Staying Vertical is an eccentric rural comedy in which an itinerant screenwriter works out his needs as the father of a baby. Written and directed by Alain Guiraudie, it couldn’t be less elegant than his polished gay cruising thriller Stranger by the Lake (2013), but you have to admire it for its dogged primalism. As in Stranger, sex and death are bedfellows in Staying Vertical. Appetites are for sating, copulation is brisk and harsh, and it’s nothing for an angry farmer to tempt wolves out into the open by laying the appealing morsel of his newborn grandson on the ground up in the hills. The movie has the aura of an Arcadian myth, updated and played as a deadpan queer farce.
Léo (Damien Bonnard), the fiercely anti-charismatic protagonist, is traveling through the sheep-farming region of Lozère in Southern France, ostensibly seeking inspiration for a script. Driving through a village, he stops to ask a pretty youth if he would like to work in movies, but the kid, probably justified in believing Léo is trying to pick him up, rebuffs him. Wandering in the unlovely pastureland, Léo talks with a shepherdess, Marie (India Hair), who’s guarding her father’s flock from the wolves preying on the local sheep.
A hand is placed on a crotch. Marie brings Léo home for dinner with her dad, Jean-Louis (Raphaël Thiéry) and her two fatherless young sons, and then the pair have sex in her room. After they’re done, Guiraudie holds an extended shot on Marie’s exposed vagina, as if—as an openly gay director—he is fascinated by its rawness and power. He may be alluding to The Origin of the World, Gustave Courbet’s painting of a woman’s genitals and lower torso, or perhaps playfully quoting Bruno Dumont’s more faithful re-creation of that work in L’Humanité (1999).
Surprised that he enjoys being with Marie, Léo returns to sleep with her on other occasions, and she tells him she loves him. They live together briefly in Brest after she gives birth to their son. As a gay man, he can’t commit to Marie, but after she moves away with her sons in a haze of post-natal depression, he is forced to take care of the baby at the farm with Jean-Louis’ help.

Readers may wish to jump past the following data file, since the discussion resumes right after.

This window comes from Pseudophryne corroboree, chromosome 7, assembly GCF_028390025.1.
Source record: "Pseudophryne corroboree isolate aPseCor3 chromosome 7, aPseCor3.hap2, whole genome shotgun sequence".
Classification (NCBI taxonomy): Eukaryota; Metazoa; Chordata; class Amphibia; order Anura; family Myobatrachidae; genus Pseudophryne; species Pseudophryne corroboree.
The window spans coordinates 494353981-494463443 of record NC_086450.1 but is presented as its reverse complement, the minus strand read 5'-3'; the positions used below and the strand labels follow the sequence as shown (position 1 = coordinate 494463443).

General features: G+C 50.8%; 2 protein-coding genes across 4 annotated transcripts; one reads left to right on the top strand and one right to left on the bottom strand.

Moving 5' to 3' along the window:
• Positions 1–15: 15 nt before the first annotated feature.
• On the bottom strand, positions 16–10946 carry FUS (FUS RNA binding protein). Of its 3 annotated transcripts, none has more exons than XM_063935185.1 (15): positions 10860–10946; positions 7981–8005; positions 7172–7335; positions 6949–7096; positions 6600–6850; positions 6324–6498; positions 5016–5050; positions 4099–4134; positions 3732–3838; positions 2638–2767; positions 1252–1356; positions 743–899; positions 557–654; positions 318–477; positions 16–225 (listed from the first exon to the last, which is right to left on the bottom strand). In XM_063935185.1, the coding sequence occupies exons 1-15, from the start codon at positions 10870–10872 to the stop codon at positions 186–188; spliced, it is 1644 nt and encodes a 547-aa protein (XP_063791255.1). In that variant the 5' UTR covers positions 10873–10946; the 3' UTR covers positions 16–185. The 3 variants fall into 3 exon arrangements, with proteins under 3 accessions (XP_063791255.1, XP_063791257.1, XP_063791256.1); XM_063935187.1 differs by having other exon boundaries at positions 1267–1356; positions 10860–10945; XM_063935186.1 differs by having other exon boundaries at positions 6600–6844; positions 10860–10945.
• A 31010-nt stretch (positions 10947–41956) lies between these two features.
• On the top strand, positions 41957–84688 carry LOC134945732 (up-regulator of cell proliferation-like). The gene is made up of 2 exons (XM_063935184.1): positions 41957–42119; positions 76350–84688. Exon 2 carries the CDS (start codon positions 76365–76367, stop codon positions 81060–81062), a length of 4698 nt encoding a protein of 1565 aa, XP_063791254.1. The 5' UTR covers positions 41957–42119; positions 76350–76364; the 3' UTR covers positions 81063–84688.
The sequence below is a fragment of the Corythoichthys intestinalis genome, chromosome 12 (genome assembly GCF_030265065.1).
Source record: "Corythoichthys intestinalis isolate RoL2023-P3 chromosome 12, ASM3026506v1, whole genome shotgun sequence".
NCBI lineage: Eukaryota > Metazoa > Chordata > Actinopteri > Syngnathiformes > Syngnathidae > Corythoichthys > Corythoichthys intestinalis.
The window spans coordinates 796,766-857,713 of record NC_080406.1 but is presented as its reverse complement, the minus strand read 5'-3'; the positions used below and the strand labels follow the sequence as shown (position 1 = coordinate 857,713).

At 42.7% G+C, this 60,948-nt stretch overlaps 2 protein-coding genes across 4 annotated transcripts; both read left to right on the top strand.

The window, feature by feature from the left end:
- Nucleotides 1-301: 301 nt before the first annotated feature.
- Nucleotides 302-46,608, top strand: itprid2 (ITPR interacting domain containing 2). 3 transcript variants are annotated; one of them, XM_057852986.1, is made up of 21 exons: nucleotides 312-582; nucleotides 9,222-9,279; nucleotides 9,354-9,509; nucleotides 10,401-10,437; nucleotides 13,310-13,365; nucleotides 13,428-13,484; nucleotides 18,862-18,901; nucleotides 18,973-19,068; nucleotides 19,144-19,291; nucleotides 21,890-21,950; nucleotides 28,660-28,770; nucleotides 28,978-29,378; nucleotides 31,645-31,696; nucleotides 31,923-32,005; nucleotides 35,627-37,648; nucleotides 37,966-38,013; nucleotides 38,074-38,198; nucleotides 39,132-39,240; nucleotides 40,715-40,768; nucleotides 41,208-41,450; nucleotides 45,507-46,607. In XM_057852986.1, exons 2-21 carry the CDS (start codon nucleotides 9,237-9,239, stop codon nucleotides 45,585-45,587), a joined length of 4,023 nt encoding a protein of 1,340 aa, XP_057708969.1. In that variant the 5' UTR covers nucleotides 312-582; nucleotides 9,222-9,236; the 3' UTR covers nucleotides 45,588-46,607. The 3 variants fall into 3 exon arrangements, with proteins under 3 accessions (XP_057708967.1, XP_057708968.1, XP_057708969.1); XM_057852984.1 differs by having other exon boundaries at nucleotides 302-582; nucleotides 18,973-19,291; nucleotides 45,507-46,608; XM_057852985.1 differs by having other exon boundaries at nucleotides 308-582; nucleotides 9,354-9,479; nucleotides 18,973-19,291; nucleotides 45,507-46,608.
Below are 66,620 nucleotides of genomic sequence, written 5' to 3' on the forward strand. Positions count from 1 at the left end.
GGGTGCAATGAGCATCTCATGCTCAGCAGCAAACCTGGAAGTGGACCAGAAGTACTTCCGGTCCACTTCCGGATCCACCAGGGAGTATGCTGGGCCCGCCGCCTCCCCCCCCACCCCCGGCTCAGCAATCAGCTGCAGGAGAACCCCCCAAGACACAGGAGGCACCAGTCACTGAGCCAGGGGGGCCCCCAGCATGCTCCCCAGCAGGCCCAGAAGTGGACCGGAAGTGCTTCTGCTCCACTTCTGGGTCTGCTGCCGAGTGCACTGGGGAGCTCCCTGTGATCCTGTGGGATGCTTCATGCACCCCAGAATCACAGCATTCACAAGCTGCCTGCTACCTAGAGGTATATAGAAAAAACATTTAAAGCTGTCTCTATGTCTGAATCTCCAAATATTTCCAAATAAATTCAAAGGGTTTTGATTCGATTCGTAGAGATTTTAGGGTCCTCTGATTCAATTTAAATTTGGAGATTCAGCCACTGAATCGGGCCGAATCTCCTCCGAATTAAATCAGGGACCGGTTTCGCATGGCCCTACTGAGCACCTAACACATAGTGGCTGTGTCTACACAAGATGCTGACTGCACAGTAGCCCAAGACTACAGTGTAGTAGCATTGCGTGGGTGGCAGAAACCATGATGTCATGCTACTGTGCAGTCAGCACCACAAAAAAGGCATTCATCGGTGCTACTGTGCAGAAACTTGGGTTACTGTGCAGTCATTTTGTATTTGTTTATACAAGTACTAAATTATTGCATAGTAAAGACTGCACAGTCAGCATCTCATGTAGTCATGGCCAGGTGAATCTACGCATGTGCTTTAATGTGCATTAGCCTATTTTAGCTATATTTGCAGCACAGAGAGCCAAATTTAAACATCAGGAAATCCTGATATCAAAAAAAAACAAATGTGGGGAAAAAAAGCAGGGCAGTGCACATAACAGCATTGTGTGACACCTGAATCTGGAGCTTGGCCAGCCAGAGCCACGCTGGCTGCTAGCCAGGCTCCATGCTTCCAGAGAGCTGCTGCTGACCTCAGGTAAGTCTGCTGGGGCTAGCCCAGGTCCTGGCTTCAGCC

That he loves the child is evident. Until its narrative starts to unravel two-thirds of the way through, Staying Vertical is at its best demonstrating the conflicts a restless man with a failing career must endure when suddenly charged with single fatherhood. Léo sometimes takes refuge with a healer (Laure Calamy) in a strange rustic haven in the woods. When Léo’s producer shows up seeking the script he has been paying Léo to write, he and the healer become Léo’s surrogate parents, shielding him, temporarily, from the psychosexual wars of adulthood.
Like Dumont, Guiraudie demystifies sex as a visual spectacle by reducing it to the animal, though that’s not to say it can’t take on a spiritual dimension. Léo rejects a pass from Jean-Louis—deeming it inappropriate to sleep with his son’s grandfather—but toward the end of the movie penetrates the sexually frustrated old man who has been taking care of (and has been robbed by) the youth. This act of benedictory euthanasia eases the decrepit geezer into death.
It also harmonizes with Léo’s rebirth as a man of pure nature, a bearded shepherd whose greatest affinity is not with his flock but the predators. The wolves finally gather around him—like the homeless men who had circled, attacked, and stripped him on one of his visits to Brest. It’s tempting to imagine he wants to fuse with these beautiful beasts, or let them tear him apart, as if that might prove the ultimate consummation. The film’s title tells us, however, that Léo must learn to stand as proudly erect as they do.